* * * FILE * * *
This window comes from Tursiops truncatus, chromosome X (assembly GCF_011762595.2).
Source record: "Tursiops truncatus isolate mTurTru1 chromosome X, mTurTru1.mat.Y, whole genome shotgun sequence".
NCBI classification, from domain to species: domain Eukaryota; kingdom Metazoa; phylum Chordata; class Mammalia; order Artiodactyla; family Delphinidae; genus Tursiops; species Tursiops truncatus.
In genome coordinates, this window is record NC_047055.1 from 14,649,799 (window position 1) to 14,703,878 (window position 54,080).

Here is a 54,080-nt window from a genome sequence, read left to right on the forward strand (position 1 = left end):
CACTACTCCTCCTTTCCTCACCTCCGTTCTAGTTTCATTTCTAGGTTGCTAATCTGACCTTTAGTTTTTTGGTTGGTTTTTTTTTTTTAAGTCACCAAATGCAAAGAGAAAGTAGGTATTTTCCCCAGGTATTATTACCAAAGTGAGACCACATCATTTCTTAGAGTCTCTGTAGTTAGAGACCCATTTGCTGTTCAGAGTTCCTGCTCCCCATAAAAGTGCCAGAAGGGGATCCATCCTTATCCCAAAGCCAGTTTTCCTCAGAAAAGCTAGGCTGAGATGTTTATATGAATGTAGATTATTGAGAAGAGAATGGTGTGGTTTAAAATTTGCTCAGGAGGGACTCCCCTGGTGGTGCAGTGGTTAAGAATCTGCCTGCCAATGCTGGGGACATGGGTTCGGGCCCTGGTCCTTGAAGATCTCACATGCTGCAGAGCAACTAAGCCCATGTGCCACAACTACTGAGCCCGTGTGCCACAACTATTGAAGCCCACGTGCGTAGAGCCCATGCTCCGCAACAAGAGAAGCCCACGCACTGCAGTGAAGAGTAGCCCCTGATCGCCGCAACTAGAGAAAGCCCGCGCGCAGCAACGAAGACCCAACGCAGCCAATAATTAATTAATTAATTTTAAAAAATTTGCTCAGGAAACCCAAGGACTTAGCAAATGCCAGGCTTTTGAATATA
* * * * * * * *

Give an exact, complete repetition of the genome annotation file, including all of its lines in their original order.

This window comes from Tursiops truncatus, chromosome X (assembly GCF_011762595.2).
Source record: "Tursiops truncatus isolate mTurTru1 chromosome X, mTurTru1.mat.Y, whole genome shotgun sequence".
NCBI classification, from domain to species: domain Eukaryota; kingdom Metazoa; phylum Chordata; class Mammalia; order Artiodactyla; family Delphinidae; genus Tursiops; species Tursiops truncatus.
In genome coordinates, this window is record NC_047055.1 from 14,649,799 (window position 1) to 14,703,878 (window position 54,080).

Here is a 54,080-nt window from a genome sequence, read left to right on the forward strand (position 1 = left end):
CACTACTCCTCCTTTCCTCACCTCCGTTCTAGTTTCATTTCTAGGTTGCTAATCTGACCTTTAGTTTTTTGGTTGGTTTTTTTTTTTTAAGTCACCAAATGCAAAGAGAAAGTAGGTATTTTCCCCAGGTATTATTACCAAAGTGAGACCACATCATTTCTTAGAGTCTCTGTAGTTAGAGACCCATTTGCTGTTCAGAGTTCCTGCTCCCCATAAAAGTGCCAGAAGGGGATCCATCCTTATCCCAAAGCCAGTTTTCCTCAGAAAAGCTAGGCTGAGATGTTTATATGAATGTAGATTATTGAGAAGAGAATGGTGTGGTTTAAAATTTGCTCAGGAGGGACTCCCCTGGTGGTGCAGTGGTTAAGAATCTGCCTGCCAATGCTGGGGACATGGGTTCGGGCCCTGGTCCTTGAAGATCTCACATGCTGCAGAGCAACTAAGCCCATGTGCCACAACTACTGAGCCCGTGTGCCACAACTATTGAAGCCCACGTGCGTAGAGCCCATGCTCCGCAACAAGAGAAGCCCACGCACTGCAGTGAAGAGTAGCCCCTGATCGCCGCAACTAGAGAAAGCCCGCGCGCAGCAACGAAGACCCAACGCAGCCAATAATTAATTAATTAATTTTAAAAAATTTGCTCAGGAAACCCAAGGACTTAGCAAATGCCAGGCTTTTGAATATA